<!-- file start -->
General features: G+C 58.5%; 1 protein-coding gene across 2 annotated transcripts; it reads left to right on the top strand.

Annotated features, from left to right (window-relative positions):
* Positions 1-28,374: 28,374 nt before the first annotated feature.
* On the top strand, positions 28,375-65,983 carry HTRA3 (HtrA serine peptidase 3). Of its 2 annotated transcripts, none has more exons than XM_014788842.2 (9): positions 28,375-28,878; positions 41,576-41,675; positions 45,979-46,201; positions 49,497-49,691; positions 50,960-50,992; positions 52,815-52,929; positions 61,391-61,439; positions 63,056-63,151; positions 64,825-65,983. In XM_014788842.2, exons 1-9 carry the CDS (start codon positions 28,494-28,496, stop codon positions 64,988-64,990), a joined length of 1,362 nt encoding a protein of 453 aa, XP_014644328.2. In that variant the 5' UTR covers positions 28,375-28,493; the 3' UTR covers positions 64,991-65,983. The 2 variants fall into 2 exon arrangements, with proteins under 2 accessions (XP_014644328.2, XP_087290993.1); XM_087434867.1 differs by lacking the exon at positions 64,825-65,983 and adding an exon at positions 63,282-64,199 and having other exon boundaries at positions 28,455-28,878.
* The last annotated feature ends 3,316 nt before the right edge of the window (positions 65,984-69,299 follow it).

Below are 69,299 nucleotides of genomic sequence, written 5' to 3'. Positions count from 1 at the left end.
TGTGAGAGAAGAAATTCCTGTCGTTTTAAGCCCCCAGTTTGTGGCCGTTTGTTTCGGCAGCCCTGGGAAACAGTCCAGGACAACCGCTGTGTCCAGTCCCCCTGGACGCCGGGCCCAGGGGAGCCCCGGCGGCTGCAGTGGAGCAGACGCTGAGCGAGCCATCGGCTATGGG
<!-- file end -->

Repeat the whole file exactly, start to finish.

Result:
General features: G+C 58.5%; 1 protein-coding gene across 2 annotated transcripts; it reads left to right on the top strand.

Annotated features, from left to right (window-relative positions):
* Positions 1-28,374: 28,374 nt before the first annotated feature.
* On the top strand, positions 28,375-65,983 carry HTRA3 (HtrA serine peptidase 3). Of its 2 annotated transcripts, none has more exons than XM_014788842.2 (9): positions 28,375-28,878; positions 41,576-41,675; positions 45,979-46,201; positions 49,497-49,691; positions 50,960-50,992; positions 52,815-52,929; positions 61,391-61,439; positions 63,056-63,151; positions 64,825-65,983. In XM_014788842.2, exons 1-9 carry the CDS (start codon positions 28,494-28,496, stop codon positions 64,988-64,990), a joined length of 1,362 nt encoding a protein of 453 aa, XP_014644328.2. In that variant the 5' UTR covers positions 28,375-28,493; the 3' UTR covers positions 64,991-65,983. The 2 variants fall into 2 exon arrangements, with proteins under 2 accessions (XP_014644328.2, XP_087290993.1); XM_087434867.1 differs by lacking the exon at positions 64,825-65,983 and adding an exon at positions 63,282-64,199 and having other exon boundaries at positions 28,455-28,878.
* The last annotated feature ends 3,316 nt before the right edge of the window (positions 65,984-69,299 follow it).

Below are 69,299 nucleotides of genomic sequence, written 5' to 3'. Positions count from 1 at the left end.
TGTGAGAGAAGAAATTCCTGTCGTTTTAAGCCCCCAGTTTGTGGCCGTTTGTTTCGGCAGCCCTGGGAAACAGTCCAGGACAACCGCTGTGTCCAGTCCCCCTGGACGCCGGGCCCAGGGGAGCCCCGGCGGCTGCAGTGGAGCAGACGCTGAGCGAGCCATCGGCTATGGG